The School Flat with the Chapel
The first time I travelled without shackles- without the company of someone from home was when I and a few delinquents sneaked out on a train journey to Quilon some 70 kilo meters away from Thpuram. We went to the beach there and loitered before eating a good platter of mutton curry and parattha.I must have been sixteen or there about. It has been stifling times at home, more because I was a rebellious character. Perhaps it is better to rephrase and say, a different sort of fellow unusual for a conventional family with quite conservative leanings in tune with the establishment. I ceased to be religious in the conventional sense, no temple and Providence from that age, was questioning everything including the existence of God or even he himself if he were real; began to be fascinated with skeptical readings in literature. Rebelled against the diktat from home to keep away from friends etc as they thought friends were bad influence, even the good ones next doors. In the bargain I landed with some unsavory elements to the great distress of my mother.
I dreamt about a life in the boarding. While in college I was in awe about the fellows who lived in the boarding. The College hostel was tucked in the midst of a rubber plantation and we used to venture there during recess. It was a different fantastic world. But I knew that my yearning will be still born as I hailed from the same town.
When years later, we had to decide to admit A in a school away from the town we lived, the only option was to put him there as a boarder. Constraints of our work , besides lack of good educational infrastructure in that town we lived then, gave us no room to manoeuvre and the option was to put him in that distant school in Ooty as a boarder. He was then going into the first standard. The agony that we went through, and the distress and lost feeling him as little child went through then, are still painfully alive in memory. Both the children growing up were given enough room to manouevre, and freedom to tell us, talk to us anything and everything. I was keen that they must not feel the constriction I felt when I was their age. They still enjoy the freedom and we hope they make intelligent and conscientious use of that.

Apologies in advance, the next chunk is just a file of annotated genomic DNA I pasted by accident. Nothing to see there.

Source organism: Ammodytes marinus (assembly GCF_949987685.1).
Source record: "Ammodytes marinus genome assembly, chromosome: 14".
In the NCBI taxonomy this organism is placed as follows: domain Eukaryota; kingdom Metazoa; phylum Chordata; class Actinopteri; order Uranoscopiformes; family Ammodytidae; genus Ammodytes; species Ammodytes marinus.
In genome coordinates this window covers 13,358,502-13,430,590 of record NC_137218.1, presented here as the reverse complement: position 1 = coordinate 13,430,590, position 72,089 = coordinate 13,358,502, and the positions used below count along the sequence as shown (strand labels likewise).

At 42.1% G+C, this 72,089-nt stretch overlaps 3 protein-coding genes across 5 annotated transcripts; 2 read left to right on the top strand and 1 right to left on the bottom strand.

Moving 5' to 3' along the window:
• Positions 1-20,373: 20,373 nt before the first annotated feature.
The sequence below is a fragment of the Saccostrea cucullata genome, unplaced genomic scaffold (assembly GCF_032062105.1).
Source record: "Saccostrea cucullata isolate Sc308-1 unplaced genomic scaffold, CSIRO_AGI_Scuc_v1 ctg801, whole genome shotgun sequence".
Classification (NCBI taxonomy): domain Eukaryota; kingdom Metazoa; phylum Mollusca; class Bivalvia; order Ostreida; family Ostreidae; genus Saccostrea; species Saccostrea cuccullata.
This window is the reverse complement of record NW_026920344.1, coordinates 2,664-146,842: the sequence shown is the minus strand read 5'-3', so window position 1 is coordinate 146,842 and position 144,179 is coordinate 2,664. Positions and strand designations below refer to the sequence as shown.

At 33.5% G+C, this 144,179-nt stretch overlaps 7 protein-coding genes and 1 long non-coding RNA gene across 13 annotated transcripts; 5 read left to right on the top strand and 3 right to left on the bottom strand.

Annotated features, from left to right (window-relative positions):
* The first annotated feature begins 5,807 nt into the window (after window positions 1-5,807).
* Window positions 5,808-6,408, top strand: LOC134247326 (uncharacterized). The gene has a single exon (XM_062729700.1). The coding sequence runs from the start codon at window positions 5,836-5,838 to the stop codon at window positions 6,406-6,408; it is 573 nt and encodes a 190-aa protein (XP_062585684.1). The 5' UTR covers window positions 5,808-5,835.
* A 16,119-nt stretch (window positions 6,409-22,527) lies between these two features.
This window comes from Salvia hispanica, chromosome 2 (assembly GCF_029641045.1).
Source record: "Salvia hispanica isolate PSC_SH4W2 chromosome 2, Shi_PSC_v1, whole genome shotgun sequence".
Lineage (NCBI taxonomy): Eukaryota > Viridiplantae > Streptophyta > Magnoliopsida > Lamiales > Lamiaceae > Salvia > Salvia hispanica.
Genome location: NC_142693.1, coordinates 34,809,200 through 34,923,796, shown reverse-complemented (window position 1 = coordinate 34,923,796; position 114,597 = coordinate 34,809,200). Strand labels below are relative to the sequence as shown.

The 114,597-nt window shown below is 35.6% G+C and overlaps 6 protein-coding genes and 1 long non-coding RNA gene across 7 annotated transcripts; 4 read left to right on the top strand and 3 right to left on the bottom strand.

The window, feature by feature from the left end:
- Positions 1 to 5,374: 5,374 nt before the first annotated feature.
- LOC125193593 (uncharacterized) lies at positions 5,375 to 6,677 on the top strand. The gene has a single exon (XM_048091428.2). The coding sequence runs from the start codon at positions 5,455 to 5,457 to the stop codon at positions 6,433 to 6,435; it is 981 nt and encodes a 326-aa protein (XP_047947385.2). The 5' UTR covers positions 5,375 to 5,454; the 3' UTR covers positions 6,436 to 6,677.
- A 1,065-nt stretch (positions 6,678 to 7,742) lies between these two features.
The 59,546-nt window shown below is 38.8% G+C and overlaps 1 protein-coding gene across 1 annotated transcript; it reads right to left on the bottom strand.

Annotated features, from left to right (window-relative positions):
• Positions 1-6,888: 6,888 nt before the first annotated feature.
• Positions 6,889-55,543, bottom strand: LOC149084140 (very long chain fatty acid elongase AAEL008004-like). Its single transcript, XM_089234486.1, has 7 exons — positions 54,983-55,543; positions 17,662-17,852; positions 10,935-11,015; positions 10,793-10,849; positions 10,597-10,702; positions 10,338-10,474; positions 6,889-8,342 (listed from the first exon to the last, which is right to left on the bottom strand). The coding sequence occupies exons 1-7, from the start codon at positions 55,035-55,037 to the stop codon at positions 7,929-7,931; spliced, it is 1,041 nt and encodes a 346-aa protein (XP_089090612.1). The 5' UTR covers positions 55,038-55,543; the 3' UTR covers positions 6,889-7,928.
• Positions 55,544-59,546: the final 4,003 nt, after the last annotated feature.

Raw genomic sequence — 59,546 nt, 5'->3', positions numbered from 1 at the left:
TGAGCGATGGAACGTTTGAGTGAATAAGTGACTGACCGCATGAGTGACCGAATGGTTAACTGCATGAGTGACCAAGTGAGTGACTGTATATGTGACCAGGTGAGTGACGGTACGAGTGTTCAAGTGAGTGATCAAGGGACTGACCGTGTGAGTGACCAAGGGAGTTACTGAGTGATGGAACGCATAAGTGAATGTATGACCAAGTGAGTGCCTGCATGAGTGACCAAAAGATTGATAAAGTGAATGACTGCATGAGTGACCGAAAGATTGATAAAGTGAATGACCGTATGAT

There were interesting alumni there. People who came back with their children. One day during our visit to the school we saw this guy in his forties hugging the huge pine tree near the hostel of the primary class laughing with tears in his eyes. He later confided that he was a parent and it was to this tree that he used to go to while he was border during his bouts of loneliness and home sickness. He said he used to hug the tree for long and feel comfort.
The school was not an elite institution fees wise, as well as by way of philosophy and motto. It was an institution that was begun by an English clergy man some seventy five years ago. With both our children doing their schooling from the first standard there, we can confidently content that their formative years were well taken care by the institution. Now to hope that they carry those things of value they imbibed from there through into their lives.